Scio at Scala by the Bay

It’s been 7 months since we first announced Scio at GCPNEXT16. There’re now dozens of internal teams and a couple of other companies using Scio to run hundreds of pipelines on a daily basis. Within Spotify, Scio is now the prefered framework for building new data pipelines on Google Cloud Platform. We’ve also made 19 released and added tons of features and improvements. Below is a list of some notable ones.

  • Interactive REPL
  • Type safe BigQuery macro improvements and Scio-IDEA-plugin
  • BigQuery standard SQL 2011 syntax support
  • HDFS source and sink
  • Avro file compression support
  • Bigtable multi-table sink and utility for cluster scaling
  • Protobuf file support and usability improvements
  • Accumulator usability improvements
  • End-to-end testing utilities and matchers improvements
  • Join performance improvements and skewed join
  • Metrics interface and enhancements

I talked about Scio at Scala by the Bay last week and here are the slides.

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Scio, a Scala API for Google Cloud Dataflow

We recently open sourced Scio, a Scala API for Google Cloud Dataflow. Here are the slides of our talk at GCPNEXT16 a few weeks ago.

The first half of the talk covers our experiments with Dataflow and Pub/Sub for streaming application while the second half covers Scio and BigQuery for batch analysis and machine learning.

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Fun with macros and parquet-avro

I recently had some fun building parquet-avro-extra, an add-on module for parquet-avro using Scala macros. I did it mainly to learn Scala macros but also to make it easier to use Parquet with Avro in a data pipeline.

Parquet and Avro

Parquet is a columnar storage system designed for HDFS. It offers some nice improvements over row-major systems including better compression and less I/O with column projection and predicate pushdown. Avro is a data serialization system that enables type-safe access to structured data with complex schema. The parquet-avro module makes it possible to store data in Parquet format on disk and process them as Avro objects inside a JVM data pipeline like Scalding or Spark.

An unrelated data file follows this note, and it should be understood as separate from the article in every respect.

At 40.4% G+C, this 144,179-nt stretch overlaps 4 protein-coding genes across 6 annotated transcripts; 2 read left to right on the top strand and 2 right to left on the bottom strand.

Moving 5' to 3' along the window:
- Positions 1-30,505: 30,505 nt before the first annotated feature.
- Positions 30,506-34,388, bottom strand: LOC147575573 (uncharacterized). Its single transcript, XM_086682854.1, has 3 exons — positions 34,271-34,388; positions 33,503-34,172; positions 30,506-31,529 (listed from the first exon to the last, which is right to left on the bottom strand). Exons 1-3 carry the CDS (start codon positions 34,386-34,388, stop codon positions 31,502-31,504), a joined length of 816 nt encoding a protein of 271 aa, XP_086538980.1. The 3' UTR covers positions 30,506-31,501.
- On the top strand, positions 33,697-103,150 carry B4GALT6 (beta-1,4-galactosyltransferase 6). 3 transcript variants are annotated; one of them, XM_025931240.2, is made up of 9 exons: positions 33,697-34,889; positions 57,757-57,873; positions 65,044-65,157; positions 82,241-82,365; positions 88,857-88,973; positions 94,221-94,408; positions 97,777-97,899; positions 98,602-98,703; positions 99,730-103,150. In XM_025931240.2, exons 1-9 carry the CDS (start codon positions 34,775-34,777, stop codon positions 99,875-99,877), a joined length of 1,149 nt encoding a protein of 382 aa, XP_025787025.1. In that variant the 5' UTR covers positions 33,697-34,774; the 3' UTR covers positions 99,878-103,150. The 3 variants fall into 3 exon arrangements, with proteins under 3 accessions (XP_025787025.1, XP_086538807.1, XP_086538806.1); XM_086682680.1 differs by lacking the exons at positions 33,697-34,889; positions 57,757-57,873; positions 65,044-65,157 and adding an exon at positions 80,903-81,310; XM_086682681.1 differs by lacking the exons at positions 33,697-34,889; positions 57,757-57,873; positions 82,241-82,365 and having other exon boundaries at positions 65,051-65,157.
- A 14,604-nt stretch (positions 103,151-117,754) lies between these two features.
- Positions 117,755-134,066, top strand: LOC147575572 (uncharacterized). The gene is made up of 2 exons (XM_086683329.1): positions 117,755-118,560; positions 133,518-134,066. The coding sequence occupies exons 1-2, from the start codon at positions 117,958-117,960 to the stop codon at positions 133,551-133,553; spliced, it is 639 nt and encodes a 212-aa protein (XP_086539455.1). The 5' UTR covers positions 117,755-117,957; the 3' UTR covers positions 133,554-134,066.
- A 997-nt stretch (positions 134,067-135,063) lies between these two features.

Parquet allows reading only a subset of columns via projection. Here’s an Scalding example from Tapad.

Projection[Signal]("field1", "field2.field2a")

Note that fields specifications are strings even though the API has access to Avro type Signal which has strongly typed getter methods.

This is slightly counter-intuitive since most Scala developers are used to transformations like It’s however can be easily solved with macro since the syntax tree of is accessible. A modified version has signature of …

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Three Reasons a Data Engineer Should Learn Scala

This article was written in collaboration with Hakka Labs (original link)

There has been a lot of debate over Scala lately, including criticisms like this, this, this, and defenses like this and this. Most of the criticisms seem to focus on the language’s complexity, performance, and integration with existing tools and libraries, while some praise its elegant syntax, powerful type system, and good fit for domain-specific languages.

However most of the discussions seem based on experiences building production backend or web systems where there are a lot of other options already. There are mature, battle tested options like Java, Erlang or even PHP, and there are Go, node.js, or Python for those who are more adventurous or prefer agility over performance.

Here I want to argue that there’s a best tool for every job, and Scala shines for data processing and machine learning, for the following reasons:

  • good balance between productivity and performance
  • integration with big data ecosystem
  • functional paradigm

Productivity without sacrificing performance

In the big data & machine learning world where most developers are from Python/R/Matlab background, Scala’s syntax, or the subset needed for the domain, is a lot less intimidating than that …

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